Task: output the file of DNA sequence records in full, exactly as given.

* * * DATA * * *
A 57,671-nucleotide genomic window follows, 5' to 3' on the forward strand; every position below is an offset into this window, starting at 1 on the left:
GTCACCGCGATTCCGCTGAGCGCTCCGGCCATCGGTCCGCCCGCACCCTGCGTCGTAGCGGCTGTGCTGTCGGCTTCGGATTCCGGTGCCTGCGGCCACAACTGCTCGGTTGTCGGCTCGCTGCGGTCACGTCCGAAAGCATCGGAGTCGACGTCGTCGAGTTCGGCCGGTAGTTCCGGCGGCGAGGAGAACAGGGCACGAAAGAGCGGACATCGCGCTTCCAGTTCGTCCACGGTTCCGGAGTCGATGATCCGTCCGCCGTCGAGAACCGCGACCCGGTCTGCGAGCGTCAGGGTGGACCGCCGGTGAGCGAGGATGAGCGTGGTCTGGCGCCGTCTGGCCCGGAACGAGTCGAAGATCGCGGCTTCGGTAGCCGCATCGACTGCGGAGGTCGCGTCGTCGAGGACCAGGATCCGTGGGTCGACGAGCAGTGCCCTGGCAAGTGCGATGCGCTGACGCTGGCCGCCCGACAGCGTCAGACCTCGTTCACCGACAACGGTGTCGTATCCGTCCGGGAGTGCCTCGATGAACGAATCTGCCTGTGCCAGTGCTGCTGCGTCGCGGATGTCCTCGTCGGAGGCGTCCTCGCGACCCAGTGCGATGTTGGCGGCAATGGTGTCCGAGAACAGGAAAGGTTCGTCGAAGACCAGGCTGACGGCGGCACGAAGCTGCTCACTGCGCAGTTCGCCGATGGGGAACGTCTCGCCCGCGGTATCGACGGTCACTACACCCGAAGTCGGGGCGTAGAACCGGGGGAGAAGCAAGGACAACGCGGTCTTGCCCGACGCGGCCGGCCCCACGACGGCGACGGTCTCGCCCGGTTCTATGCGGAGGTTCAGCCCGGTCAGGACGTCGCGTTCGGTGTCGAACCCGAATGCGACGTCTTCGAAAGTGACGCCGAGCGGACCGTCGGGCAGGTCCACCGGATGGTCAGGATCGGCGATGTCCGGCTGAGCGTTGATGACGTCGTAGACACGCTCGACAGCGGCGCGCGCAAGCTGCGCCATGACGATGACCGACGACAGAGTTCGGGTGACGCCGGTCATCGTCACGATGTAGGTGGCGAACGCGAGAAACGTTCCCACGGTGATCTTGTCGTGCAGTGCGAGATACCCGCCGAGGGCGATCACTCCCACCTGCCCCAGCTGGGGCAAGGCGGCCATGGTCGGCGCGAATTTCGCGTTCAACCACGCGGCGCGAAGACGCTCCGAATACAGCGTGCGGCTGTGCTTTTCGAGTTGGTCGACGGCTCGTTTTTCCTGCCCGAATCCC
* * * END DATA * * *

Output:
A 57,671-nucleotide genomic window follows, 5' to 3' on the forward strand; every position below is an offset into this window, starting at 1 on the left:
GTCACCGCGATTCCGCTGAGCGCTCCGGCCATCGGTCCGCCCGCACCCTGCGTCGTAGCGGCTGTGCTGTCGGCTTCGGATTCCGGTGCCTGCGGCCACAACTGCTCGGTTGTCGGCTCGCTGCGGTCACGTCCGAAAGCATCGGAGTCGACGTCGTCGAGTTCGGCCGGTAGTTCCGGCGGCGAGGAGAACAGGGCACGAAAGAGCGGACATCGCGCTTCCAGTTCGTCCACGGTTCCGGAGTCGATGATCCGTCCGCCGTCGAGAACCGCGACCCGGTCTGCGAGCGTCAGGGTGGACCGCCGGTGAGCGAGGATGAGCGTGGTCTGGCGCCGTCTGGCCCGGAACGAGTCGAAGATCGCGGCTTCGGTAGCCGCATCGACTGCGGAGGTCGCGTCGTCGAGGACCAGGATCCGTGGGTCGACGAGCAGTGCCCTGGCAAGTGCGATGCGCTGACGCTGGCCGCCCGACAGCGTCAGACCTCGTTCACCGACAACGGTGTCGTATCCGTCCGGGAGTGCCTCGATGAACGAATCTGCCTGTGCCAGTGCTGCTGCGTCGCGGATGTCCTCGTCGGAGGCGTCCTCGCGACCCAGTGCGATGTTGGCGGCAATGGTGTCCGAGAACAGGAAAGGTTCGTCGAAGACCAGGCTGACGGCGGCACGAAGCTGCTCACTGCGCAGTTCGCCGATGGGGAACGTCTCGCCCGCGGTATCGACGGTCACTACACCCGAAGTCGGGGCGTAGAACCGGGGGAGAAGCAAGGACAACGCGGTCTTGCCCGACGCGGCCGGCCCCACGACGGCGACGGTCTCGCCCGGTTCTATGCGGAGGTTCAGCCCGGTCAGGACGTCGCGTTCGGTGTCGAACCCGAATGCGACGTCTTCGAAAGTGACGCCGAGCGGACCGTCGGGCAGGTCCACCGGATGGTCAGGATCGGCGATGTCCGGCTGAGCGTTGATGACGTCGTAGACACGCTCGACAGCGGCGCGCGCAAGCTGCGCCATGACGATGACCGACGACAGAGTTCGGGTGACGCCGGTCATCGTCACGATGTAGGTGGCGAACGCGAGAAACGTTCCCACGGTGATCTTGTCGTGCAGTGCGAGATACCCGCCGAGGGCGATCACTCCCACCTGCCCCAGCTGGGGCAAGGCGGCCATGGTCGGCGCGAATTTCGCGTTCAACCACGCGGCGCGAAGACGCTCCGAATACAGCGTGCGGCTGTGCTTTTCGAGTTGGTCGACGGCTCGTTTTTCCTGCCCGAATCCC